We'll now pause for you to pop your eyeballs back in their sockets.
You read right. Bush wants to cut programs which help Americans ("entitlements"
- as in Americans are indeed entitled to these benefits, rather than
the sneering use of the word by GOPers), and spend more on tax cuts and spying
We're guessing even Bush didn't hear his own state of the union address where
he talked a great game about deficit reduction. Sounds like another
statement made that night that we
shouldn't take literally.
$2.77 Trillion Budget Plan Calls for Medicare Cuts
President Bush submitted a $2.77 trillion budget plan to Congress today that
calls for cutting Medicare and putting tight limits on most spending not related
to national security.
Mr. Bush also repeated his call for Congress to make tax cuts passed in 2001
permanent. They are scheduled to expire in 2010.
The plan calls for eliminating or making deep cuts in 141 programs for a
savings of almost $15 billion, but would provide more money for defense, homeland
security, preparations for a possible outbreak of bird flu and promotion of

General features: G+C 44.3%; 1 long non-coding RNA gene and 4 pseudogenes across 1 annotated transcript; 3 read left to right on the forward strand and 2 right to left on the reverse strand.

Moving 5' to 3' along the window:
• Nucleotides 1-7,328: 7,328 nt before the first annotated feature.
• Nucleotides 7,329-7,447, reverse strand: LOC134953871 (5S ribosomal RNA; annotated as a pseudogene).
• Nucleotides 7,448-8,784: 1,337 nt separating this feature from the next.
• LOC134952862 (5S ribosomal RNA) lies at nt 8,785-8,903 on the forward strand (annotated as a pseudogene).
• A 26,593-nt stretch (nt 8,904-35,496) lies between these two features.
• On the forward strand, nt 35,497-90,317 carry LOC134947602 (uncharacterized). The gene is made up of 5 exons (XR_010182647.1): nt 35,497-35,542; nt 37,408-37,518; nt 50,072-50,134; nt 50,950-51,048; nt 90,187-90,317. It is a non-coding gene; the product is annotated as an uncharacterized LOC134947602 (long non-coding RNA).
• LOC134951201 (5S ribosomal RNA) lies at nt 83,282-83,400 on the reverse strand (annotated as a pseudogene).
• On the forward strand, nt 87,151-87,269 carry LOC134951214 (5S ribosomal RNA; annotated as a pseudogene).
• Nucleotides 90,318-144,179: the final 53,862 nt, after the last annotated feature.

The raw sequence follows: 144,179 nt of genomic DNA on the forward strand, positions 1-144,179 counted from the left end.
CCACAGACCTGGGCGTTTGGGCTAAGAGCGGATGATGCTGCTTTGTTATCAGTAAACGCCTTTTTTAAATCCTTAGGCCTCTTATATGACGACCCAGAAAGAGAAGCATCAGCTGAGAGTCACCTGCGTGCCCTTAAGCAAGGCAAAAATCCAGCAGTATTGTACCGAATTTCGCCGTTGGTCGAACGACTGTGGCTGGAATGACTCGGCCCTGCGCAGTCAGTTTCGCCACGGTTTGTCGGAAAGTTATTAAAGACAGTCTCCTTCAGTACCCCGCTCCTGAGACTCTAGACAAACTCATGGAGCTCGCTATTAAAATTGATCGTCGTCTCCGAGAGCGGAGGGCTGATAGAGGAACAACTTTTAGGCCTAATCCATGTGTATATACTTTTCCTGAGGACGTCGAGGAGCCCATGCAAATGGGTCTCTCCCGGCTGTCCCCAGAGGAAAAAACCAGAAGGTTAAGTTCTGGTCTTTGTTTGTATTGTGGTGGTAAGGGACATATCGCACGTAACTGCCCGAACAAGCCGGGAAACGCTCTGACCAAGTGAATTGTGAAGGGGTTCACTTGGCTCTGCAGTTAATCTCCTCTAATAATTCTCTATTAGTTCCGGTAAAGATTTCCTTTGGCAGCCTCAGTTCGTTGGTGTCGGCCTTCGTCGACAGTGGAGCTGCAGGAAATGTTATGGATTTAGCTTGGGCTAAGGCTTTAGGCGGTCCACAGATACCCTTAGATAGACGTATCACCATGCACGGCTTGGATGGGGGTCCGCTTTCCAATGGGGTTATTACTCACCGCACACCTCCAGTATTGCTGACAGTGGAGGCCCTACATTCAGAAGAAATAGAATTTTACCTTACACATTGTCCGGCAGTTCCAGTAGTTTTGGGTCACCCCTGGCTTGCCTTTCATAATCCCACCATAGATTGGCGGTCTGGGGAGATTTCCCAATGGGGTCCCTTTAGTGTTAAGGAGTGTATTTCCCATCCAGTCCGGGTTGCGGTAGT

the physical sciences.
The plan calls for $65 billion in reductions in projected entitlement spending
over the next five years. In what may become the most contentious proposal,
the growth of Medicare spending would be cut by $36 billion over the next
The proposal covers the 2007 fiscal year, which will begin on Oct. 1. The
total of $2.77 trillion in spending called for would be up by 2.3 percent
from projected spending of $2.71 trillion this year.
The plan did not cover the cost of military operations in Iraq or Afghanistan
or the cost of emergency aid in the wake of Hurricane Katrina. The Bush administration
said last week that it would submit requests for supplemental spending for
$120 billion for the two wars and $18 billion more for the hurricane's aftermath.
In part because of those costs, the budget office said that the deficit for
the current fiscal year would be $423 billion, a record high, up from its
midyear estimate of $341 billion. The new budget projects the deficit to fall
to $354 billion in the 2007 fiscal year, and to $183 billion in 2010.